PurpleStride Chicago 2014 & Cancer

Anna&MLLWe’ve been wavering as to whether we’d fly back to Chicago for this year’s PurpleStride to raise awareness and money for the Pancreatic Cancer Action Network—PanCAN. Anna’s mom was diagnosed with pancreatic cancer in the spring of 2012, so we first walked in PurpleStride when Mary Lee was in the hospital. By last year’s walk, Anna’s mother was dead, and we walked again to commemorate her life, with family and friends gathering for a party afterward. PurpleStride happens on the last weekend of April—Mary Lee’s birthday weekend. So we want to repeat our efforts, but we have a jam-packed April and an especially busy day that Thursday, with the Intertwingled conference that Doug has coordinated and writer Pico Iyer visiting Anna’s class.

In the last couple of weeks, a friend has been diagnosed with breast cancer and another’s father has been diagnosed with esophageal cancer. Over the past several months, two friends have faced follow-up cancer treatment after lesions on their brains appeared.

We’ve booked our airline tickets for PurpleStride Chicago 2014. We’re going, and here’s our team page for Mary Lee’s Merry Ladies (and gents), in case you’d like to walk with us or donate.

National Cancer Institute
National Cancer Institute

Anna has also contributed to a poetry anthology for which all proceeds will go to the National Colorectal Cancer Research Alliance. Tanya Chernov, whose father died from colon cancer, put the anthology together. If you purchase The Burden of Light, you set your own price because it’s really a donation. In return, you get poems that celebrate life and commemorate loss because we wanted to do something important with our words.

When we think about how our cells replicate perfectly over and over again for decade after decade, it’s amazing that things don’t go awry all the time. On the other hand, if our cells are so good at replicating perfectly over the long haul and our bodies are so good at compensating for tiny anomalies, why do cells ever get carried away and wind up as cancer? Cancer is one of life’s toughest conundrums.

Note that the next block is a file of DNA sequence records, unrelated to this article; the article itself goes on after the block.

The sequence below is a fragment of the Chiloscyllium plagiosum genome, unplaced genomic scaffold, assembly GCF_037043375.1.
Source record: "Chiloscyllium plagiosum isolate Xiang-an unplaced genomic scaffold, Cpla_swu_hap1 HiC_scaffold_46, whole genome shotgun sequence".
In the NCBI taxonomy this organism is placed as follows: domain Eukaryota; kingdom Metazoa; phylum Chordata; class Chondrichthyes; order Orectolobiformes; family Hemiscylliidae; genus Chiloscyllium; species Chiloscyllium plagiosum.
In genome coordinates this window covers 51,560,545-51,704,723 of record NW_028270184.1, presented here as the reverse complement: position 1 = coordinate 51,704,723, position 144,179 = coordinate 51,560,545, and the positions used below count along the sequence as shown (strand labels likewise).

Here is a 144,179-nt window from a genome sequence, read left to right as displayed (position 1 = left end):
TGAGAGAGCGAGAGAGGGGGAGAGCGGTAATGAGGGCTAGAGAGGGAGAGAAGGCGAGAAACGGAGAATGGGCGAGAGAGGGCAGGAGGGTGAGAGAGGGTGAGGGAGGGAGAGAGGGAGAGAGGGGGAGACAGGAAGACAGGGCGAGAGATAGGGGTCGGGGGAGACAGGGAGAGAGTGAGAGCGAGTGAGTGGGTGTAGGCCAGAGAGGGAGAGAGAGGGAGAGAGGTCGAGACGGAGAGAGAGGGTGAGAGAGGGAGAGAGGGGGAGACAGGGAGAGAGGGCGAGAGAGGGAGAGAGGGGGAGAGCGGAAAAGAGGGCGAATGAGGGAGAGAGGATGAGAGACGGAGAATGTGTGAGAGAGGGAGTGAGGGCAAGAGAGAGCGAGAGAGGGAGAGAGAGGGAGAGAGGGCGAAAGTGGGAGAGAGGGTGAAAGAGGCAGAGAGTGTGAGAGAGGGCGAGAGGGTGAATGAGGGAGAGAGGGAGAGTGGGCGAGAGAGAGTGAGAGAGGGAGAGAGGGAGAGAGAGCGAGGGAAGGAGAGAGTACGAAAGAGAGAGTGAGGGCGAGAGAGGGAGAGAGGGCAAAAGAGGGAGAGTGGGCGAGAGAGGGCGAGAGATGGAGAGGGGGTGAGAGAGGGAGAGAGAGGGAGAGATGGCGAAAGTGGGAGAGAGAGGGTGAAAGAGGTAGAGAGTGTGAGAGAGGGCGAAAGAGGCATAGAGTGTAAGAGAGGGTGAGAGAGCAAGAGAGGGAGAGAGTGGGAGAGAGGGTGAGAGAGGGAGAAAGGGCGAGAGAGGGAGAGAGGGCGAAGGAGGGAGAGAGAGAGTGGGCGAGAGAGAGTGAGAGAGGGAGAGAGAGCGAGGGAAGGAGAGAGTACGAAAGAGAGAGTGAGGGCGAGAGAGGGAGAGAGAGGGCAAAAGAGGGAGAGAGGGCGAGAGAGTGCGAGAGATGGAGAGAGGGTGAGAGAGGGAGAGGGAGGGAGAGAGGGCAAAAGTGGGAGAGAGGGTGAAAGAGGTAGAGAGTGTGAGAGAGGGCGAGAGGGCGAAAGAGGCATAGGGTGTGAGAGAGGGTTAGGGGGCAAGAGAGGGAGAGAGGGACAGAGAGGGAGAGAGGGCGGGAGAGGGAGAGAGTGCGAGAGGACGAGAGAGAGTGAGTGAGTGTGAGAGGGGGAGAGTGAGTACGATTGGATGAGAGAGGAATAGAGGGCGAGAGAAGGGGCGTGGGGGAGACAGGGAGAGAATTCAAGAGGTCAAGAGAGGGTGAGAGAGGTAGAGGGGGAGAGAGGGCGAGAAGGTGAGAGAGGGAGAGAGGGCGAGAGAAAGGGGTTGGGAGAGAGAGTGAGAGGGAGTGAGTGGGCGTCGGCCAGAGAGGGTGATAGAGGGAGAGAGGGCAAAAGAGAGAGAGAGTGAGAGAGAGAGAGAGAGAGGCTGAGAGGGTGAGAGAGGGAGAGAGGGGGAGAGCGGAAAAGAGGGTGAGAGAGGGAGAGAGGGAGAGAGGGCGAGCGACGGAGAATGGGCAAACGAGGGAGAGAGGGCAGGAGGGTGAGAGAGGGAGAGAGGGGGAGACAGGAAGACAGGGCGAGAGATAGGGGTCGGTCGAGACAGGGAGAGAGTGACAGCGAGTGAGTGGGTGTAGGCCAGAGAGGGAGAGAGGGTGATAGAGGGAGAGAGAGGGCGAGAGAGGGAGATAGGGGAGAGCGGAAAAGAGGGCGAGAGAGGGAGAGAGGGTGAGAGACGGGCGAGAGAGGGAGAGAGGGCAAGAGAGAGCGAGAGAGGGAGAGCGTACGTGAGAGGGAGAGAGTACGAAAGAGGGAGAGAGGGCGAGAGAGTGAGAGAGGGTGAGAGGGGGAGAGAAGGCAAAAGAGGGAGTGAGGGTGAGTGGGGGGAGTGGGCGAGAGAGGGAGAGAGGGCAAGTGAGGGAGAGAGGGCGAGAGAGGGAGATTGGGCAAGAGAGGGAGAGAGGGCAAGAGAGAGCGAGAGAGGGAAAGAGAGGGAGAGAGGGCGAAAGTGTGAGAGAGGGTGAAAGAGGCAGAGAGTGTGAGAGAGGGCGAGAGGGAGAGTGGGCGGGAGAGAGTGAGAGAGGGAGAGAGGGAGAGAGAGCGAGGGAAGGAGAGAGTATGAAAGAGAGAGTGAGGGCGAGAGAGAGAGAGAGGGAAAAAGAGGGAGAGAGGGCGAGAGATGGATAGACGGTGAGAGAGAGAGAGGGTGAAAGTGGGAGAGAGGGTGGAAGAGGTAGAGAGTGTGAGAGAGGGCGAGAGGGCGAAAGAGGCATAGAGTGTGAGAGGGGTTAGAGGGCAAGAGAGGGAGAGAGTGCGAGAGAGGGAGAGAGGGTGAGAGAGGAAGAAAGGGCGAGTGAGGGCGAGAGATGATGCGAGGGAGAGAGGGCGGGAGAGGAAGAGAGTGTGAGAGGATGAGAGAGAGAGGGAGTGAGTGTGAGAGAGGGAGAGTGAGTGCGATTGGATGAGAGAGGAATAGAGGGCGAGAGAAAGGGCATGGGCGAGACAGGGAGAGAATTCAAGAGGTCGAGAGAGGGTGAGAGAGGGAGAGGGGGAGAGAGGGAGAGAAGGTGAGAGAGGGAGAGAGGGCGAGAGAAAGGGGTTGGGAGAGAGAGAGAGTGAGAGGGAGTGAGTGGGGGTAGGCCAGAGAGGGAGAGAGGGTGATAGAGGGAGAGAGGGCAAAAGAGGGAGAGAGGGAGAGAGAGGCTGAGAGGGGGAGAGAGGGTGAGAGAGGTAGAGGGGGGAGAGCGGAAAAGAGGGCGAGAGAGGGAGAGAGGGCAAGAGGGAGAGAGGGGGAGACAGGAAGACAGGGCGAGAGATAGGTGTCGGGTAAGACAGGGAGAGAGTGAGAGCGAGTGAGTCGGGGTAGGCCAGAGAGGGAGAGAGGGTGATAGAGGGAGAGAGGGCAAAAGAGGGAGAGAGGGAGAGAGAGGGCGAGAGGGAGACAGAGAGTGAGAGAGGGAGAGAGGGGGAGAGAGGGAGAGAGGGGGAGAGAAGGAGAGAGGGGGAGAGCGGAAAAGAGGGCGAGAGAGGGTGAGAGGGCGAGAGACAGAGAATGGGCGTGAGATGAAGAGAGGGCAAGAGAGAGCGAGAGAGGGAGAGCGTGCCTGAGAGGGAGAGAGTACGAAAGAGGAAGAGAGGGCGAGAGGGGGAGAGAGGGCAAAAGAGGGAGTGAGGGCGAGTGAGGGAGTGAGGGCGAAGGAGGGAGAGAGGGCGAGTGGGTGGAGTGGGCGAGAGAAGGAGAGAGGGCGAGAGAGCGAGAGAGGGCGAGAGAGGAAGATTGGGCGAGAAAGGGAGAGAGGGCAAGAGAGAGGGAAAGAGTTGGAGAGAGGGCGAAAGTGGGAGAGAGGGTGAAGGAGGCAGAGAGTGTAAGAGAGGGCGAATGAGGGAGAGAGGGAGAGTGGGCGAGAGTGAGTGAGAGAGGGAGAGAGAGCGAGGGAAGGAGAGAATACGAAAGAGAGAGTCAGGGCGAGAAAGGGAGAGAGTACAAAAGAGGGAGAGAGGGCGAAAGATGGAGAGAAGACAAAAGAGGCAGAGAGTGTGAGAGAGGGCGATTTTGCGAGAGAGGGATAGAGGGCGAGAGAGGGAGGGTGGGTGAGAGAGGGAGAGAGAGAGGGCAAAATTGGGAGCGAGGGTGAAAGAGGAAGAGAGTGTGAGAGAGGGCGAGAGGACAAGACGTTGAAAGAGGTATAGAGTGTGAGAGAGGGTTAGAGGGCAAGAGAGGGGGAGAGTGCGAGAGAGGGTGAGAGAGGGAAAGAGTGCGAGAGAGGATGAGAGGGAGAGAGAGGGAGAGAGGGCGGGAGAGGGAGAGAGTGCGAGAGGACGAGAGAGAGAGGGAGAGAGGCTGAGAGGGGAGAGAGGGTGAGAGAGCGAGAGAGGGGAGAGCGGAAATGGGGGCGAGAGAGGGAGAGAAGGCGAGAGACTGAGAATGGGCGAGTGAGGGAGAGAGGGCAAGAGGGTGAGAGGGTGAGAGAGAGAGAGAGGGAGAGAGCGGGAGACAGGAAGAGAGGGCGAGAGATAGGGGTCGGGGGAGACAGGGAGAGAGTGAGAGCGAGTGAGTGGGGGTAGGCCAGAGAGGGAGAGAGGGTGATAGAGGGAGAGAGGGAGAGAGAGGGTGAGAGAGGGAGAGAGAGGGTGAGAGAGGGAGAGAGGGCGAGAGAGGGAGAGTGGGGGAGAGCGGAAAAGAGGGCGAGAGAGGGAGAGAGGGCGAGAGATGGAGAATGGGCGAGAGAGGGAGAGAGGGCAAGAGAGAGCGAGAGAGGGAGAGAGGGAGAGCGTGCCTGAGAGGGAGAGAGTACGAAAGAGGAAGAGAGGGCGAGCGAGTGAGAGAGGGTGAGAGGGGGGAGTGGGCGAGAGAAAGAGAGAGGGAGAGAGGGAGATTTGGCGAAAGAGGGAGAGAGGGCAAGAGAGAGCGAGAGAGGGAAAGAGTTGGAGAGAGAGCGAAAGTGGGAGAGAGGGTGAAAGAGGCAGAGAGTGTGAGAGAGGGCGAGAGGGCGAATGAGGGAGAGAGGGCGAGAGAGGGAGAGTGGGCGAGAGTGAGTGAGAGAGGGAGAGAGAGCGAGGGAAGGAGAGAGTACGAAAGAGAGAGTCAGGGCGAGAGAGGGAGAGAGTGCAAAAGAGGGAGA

These last few years, we’ve been thinking a lot about cancer—more than we expected or would have chosen. But maybe that’s inevitable: 1 of 3 women and 1 of 2 men are diagnosed with cancer at some point in their lives. As we age, our risk of cancer increases. As we’ve written before, however, numbers are tricky things, and cancer statistics are about the large group not about the individual.

For a 40-year-old woman, the chance of developing breast cancer before she’s 50 is 1 in 68. That’s a small risk—not even 1.47%–but we know personally at least three women of roughly our generation who’ve been diagnosed with breast cancer before age 50. In real numbers—think of all the women in their forties right now—that statistic means a lot of women who will get a diagnosis at a rare, young age. For a woman who’s 50, the risk for the next ten years is 1 in 42, still just 2.38%, still a small risk. But that’s a better than 60% increase in risk over the previous decade, which sounds like a huge percentage increase. Indeed, we know more women who were diagnosed with breast cancer not long after menopause, including Anna’s mother. Luckily, most of the women we know were diagnosed early, and Stage I breast cancer has a near-100% five-year survival rate. That’s good news, and that’s also a result of the research and funding devoted to understanding breast cancer in the last several decades.

PurpleStride Team 2013
PurpleStride Team 2013

Pancreatic cancer is rarer (a lifetime risk of just 1.5% as opposed to colon cancer’s 4.8% or breast cancer’s 12.3% for women) and less well understood than breast cancer. That’s a big part of why we’re walking to support research. At Lofty Ambitions, we’ve written about pancreatic cancer, other cancers our friends have faced, and cancer more generally, especially in terms of how we perceive risk.

We hope you’ll take a look at some of our pieces:

PurpleStride Chicago

PurpleStride Chicago 2012: Research on Pancreatic Cancer

Cancer, Risk, & the Language of Loss

Cancer, Risk, & Otherwise

In addition, Anna has an opportunity to become a co-author of a book about cancer and communication. She is just beginning to sort through the project but will dive into it more fully this summer. Inevitably, sadly, cancer is a topic to which Lofty Ambitions will return.

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